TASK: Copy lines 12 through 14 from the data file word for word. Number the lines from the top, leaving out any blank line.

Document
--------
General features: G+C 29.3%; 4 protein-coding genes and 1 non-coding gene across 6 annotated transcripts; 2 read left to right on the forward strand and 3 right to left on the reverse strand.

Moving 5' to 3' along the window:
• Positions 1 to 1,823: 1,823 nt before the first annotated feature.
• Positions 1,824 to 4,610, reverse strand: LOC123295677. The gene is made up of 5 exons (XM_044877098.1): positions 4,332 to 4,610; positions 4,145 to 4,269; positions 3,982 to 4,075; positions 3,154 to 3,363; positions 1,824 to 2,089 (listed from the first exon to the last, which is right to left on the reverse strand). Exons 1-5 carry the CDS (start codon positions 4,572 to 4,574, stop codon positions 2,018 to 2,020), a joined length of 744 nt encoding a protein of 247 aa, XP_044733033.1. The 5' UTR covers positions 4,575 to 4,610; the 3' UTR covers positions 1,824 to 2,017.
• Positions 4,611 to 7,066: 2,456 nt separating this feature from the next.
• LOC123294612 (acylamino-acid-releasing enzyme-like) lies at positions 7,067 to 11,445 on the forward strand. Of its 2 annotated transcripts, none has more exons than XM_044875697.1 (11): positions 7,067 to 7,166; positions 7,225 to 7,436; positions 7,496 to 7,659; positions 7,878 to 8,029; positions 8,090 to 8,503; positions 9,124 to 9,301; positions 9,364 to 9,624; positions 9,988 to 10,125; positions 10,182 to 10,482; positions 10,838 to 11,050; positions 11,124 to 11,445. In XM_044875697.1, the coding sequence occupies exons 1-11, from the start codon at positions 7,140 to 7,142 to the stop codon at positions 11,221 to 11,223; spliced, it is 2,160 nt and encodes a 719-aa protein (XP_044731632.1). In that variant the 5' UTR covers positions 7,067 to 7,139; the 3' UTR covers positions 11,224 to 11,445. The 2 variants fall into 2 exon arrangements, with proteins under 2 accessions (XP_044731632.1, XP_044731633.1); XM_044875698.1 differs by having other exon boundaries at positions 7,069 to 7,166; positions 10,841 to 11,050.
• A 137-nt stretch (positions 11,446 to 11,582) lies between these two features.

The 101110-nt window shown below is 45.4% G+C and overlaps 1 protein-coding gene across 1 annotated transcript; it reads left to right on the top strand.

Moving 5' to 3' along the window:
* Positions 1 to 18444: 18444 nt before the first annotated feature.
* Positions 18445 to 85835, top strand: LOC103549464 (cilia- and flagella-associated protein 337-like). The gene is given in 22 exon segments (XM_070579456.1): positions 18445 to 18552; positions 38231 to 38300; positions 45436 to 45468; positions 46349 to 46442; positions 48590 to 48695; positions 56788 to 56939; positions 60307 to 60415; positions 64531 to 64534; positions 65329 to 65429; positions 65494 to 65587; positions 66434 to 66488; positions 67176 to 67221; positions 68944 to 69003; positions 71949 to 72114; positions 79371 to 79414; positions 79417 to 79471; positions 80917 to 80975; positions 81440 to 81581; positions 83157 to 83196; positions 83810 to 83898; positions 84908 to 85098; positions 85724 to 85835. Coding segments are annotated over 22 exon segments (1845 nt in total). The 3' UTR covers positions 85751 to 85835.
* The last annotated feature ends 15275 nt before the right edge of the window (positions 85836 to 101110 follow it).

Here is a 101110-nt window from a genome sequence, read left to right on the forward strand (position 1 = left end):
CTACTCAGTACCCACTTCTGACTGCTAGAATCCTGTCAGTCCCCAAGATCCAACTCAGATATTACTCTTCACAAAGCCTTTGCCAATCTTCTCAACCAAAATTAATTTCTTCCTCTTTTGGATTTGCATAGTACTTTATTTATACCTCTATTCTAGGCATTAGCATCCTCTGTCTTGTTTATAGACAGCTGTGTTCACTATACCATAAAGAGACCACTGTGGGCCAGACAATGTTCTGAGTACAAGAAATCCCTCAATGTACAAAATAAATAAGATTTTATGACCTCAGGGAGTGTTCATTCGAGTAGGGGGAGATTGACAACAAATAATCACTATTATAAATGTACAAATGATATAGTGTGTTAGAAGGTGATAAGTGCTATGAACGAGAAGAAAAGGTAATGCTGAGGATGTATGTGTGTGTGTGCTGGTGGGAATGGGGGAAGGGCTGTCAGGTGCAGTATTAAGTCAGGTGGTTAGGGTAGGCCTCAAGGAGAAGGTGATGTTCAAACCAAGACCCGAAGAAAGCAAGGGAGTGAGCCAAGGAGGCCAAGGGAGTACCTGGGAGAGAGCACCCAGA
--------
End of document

* The last annotated feature ends 15275 nt before the right edge of the window (positions 85836 to 101110 follow it).

Here is a 101110-nt window from a genome sequence, read left to right on the forward strand (position 1 = left end):
CTACTCAGTACCCACTTCTGACTGCTAGAATCCTGTCAGTCCCCAAGATCCAACTCAGATATTACTCTTCACAAAGCCTTTGCCAATCTTCTCAACCAAAATTAATTTCTTCCTCTTTTGGATTTGCATAGTACTTTATTTATACCTCTATTCTAGGCATTAGCATCCTCTGTCTTGTTTATAGACAGCTGTGTTCACTATACCATAAAGAGACCACTGTGGGCCAGACAATGTTCTGAGTACAAGAAATCCCTCAATGTACAAAATAAATAAGATTTTATGACCTCAGGGAGTGTTCATTCGAGTAGGGGGAGATTGACAACAAATAATCACTATTATAAATGTACAAATGATATAGTGTGTTAGAAGGTGATAAGTGCTATGAACGAGAAGAAAAGGTAATGCTGAGGATGTATGTGTGTGTGTGCTGGTGGGAATGGGGGAAGGGCTGTCAGGTGCAGTATTAAGTCAGGTGGTTAGGGTAGGCCTCAAGGAGAAGGTGATGTTCAAACCAAGACCCGAAGAAAGCAAGGGAGTGAGCCAAGGAGGCCAAGGGAGTACCTGGGAGAGAGCACCCAGA